Unveiling Morality Police Violence against Women in Iran



On April 11, a video surfaced of a female police officer of the Gasht-e-Ershad morality police beating, bunching and wrestling down to the floor a 20-year-old girl simply because she was not covering her hair properly.

The video shows two girls walking in a public garden where suddenly a female officer—with a gang of female morality police officers— attacks one of the girls, tries to pull her by force to the car and starts beating her so violently. She pulls the girl’s scarf up over her neck, slaps her hard across the face and squeezes her arms while other female officers surrounding the young girl and beat her too. The video shows that every inch of her body is beaten. This was quite shocking not only for the Iranian people but to anybody who watched the video.

♦ It is fabricated
After the video spread like wildfire over the internet, the head of Iran’s judiciary, Sadeq Larijani said that the morality police “must not retreat a single step” or apologize, highlighting “it was the girl who started beating the female police officer and not vice versa.” The hardliner media outlets confirmed Larijani’s remark, asserting that the video is fabricated to “incite sedition.” But Larijani did not stop here, he bashed harshly the young girl saying, “ anyone violates the law must be sued. The [morality] police must be adhered to its position, otherwise breaking the law will be common amongst people, jeopardizing the security and stability of this country.”

♦ Widespread criticism

Some state officials and parliament members objected the use of force by the morality police against women. Massoumeh Ebtekar, vice president in charge of women’s affairs, condemned the violence of the police and wrote on Twitter: “The police brutality is unacceptable.” Laya Joneydi, the vice president for legal affairs, said “this is a blatant violation of the constitution, which protects human dignity of all people regardless of their crimes. . .No one has a right to violate the dignity and human rights of others. . .The female officer shall be subject to investigation.” The Minister of Interior, Abdolreza Rahmani Fazli assured that this situation will be investigated calling on women to be confined to the social rules.”

The Iranians expressed their rage and anger through social media, speaking out that the morality police use excessive violence and brutality against innocent people just like ISIS. Maryam Asfandyar, human rights activist, said “this incident was taped, there are hundreds of women who are daily vulnerable to police brutality, but nobody hears about them!” She confirmed the fact that the morality police is above the law and cannot be sued because the regime itself “cover up their crimes.”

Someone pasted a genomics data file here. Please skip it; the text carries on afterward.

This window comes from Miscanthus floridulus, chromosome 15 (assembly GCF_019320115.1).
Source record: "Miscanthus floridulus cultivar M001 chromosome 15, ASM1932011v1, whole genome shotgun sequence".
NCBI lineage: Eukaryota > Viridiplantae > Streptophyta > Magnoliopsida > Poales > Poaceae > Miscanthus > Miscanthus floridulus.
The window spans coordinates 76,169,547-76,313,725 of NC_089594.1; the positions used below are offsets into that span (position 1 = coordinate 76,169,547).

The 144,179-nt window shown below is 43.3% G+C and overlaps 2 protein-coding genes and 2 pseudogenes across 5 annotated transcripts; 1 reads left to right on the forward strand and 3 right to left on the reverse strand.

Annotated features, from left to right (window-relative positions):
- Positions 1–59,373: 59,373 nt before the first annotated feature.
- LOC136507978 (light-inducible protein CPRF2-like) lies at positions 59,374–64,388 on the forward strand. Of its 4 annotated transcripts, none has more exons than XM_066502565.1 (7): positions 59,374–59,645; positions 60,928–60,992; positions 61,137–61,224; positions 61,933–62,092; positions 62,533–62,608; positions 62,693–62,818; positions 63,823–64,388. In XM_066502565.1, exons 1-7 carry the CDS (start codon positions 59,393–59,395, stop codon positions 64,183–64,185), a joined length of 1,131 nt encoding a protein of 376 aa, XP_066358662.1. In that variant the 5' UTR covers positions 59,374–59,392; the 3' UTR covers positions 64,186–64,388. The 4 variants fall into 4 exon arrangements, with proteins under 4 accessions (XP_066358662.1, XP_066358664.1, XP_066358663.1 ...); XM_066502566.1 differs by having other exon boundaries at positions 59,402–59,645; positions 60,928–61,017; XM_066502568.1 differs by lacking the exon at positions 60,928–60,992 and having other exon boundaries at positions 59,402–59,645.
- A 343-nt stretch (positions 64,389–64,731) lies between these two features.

Farah, 26 young lady working at a bank, said that she was beaten and arrested by the female officers. “As I was going to my work, I was stopped by the morality police over my short- sleeve shirt. After a verbal altercation, one of the female officer tried to pull me, by force, to the car. But I resisted.” Farah did not make it; she was arrested eventually. Her father was called on by the police station where he was roughly offended— but he remained as silent as the grave, so he would not be arrested too.

♦ The fruit of the 1979 revolution

The morality police is a branch of the Basij formed after the revolution. It was established to protect the Islamic dress code for women and supervise the public behavior of both citizens and visitors in Iran. And men are not even allowed to have the so-called Western style haircuts.
Many morality police vans patrol the streets day and night. They are empowered to impose fines and arrest any woman violating the Islamic regulations set by the Iranian regime. More than 7000 morality police officers are deployed across Tehran, said former Tehran police chief in 2016.

♦ Inciting the regime

Roughly speaking, most of the Iranians face endless police interventions in their everyday life. They see the morality police as tool the regime use to monitor their private life. Here, women are the most vulnerable to the police abuse. Actually, the morality police is driven and fueled by the regime and its clerics. One of the most prominent clerics in Qom Ja’far Sobhani said that strict measures shall be carried out against those women who are not committed to the ‘proper’ Islamic dress codes (covering their hair completely) and called on the morality police to remain strict and use force even if this would lead to complete lawlessness.

♦ Smartphone application to escape morality police

To dodge the morality police, a group of anonymous Iranian developers created a new smartphone application called Gershad and launched it in Google Play. The application, using on GPS, identifies the location of the morality police, so people can avoid them. If you are in a street and wants to know if there is any morality police van patrolling, the application simply sends you a notification of its location. The application operated for one week only and was immediately banned by the regime.

♦ Rouhani criticizes the morality police

Few days after the infamous incident, Iran President Rouhani openly criticized the violence of the morality police. He said in a speech carried live by state television, “boosting virtues in the country cannot be done by violence,” adding “let people live their live.” It is worth to mention here that Rouhani, since he came to office, has been trying hard to curtail the dangerous interventions of the morality police into the private life of the Iranian people. But he does not have the power to stop them, anyway. This has incited the fury and agitation of women who held a strike against the compulsory wearing of hijab. Many women who decided to remove hijab on public were arrested. Iran’s Supreme Leader Ali Khamenei called the women’s strike as “trivial and insignificant . . . created by foreign enemies.”

Editorial Team